Lighter weight bogies to change rail freight industry
Reseachers at the University of Huddersfield in the UK are looking into the possibility of manufacturing lighter weight bogies for the rail freight industry. With a reduction in weight, track damage, energy consumption and carbon emissions could be lowered. Furthermore, track access charges may become more attractive.
The research is carried out by the Institute of Railway Research, a participant in a project named Dynafreight, which in turn is a component of the EU-funded scheme Shift2Rail. The aim of the project is to seek innovative technical solutions for improved train dynamics and the operation of longer freight trains.
When looking at weight in the various components of a train, the weight of the bogie has most impact on the damage caused to the track, explains IRR Research Fellow Samuel Hawksbee, a structural engineer. “We want to reduce the weight of these bogies by as much as possible, but the intended reduction is by 30 per cent.”
He explains that in order to realise this weight reduction, the focus of the research is on the use of higher-strength steels as an alternative to the mild steels normally used for bogie construction. However, vital to the success of this approach is the development of techniques for improved welding of joints. “Manufacturing techniques would have to change. The railway industry could learn from automotive manufacturers, who are well ahead in reducing the weight of components”, Hawksbee explained.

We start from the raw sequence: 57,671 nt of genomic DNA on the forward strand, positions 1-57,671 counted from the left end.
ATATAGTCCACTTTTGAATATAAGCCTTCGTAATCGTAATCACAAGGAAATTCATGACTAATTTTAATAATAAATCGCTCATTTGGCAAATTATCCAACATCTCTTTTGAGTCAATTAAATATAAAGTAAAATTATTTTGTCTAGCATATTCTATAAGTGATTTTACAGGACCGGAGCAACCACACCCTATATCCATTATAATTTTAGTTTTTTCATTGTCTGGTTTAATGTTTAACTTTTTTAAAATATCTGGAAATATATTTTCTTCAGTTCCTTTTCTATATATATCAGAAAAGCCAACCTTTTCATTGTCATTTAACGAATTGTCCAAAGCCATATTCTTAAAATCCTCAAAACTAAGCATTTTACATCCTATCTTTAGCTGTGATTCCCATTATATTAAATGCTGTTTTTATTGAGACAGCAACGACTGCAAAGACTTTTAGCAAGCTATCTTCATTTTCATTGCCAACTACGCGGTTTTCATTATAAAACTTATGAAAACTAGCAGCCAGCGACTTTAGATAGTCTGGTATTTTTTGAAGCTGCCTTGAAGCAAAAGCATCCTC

The outcome of the research is expected to have a major impact on the rail freight industry, as freight per train would become more attractive in various ways. For example, by causing less damage to the tracks, rail operations may be reduced in costs, making rail freight more competitive, argued Hawksbee. Further, lighter weight bogies have environmental benefits, adding to the environmental advantages of rail freight compared to freight per road. As such, the development of lighter weight bogies fits well into the European ambition to double the amount of freight carried by rail.
The research is carried out in conjunction with the Valencia plant of Swiss-based train manufacturer Stadler, which provided information on one of their bogies to provide insight in how these could be made lighter. The Shift2Rail project is a joint undertaking under the H2020 Research and Innovation Programme.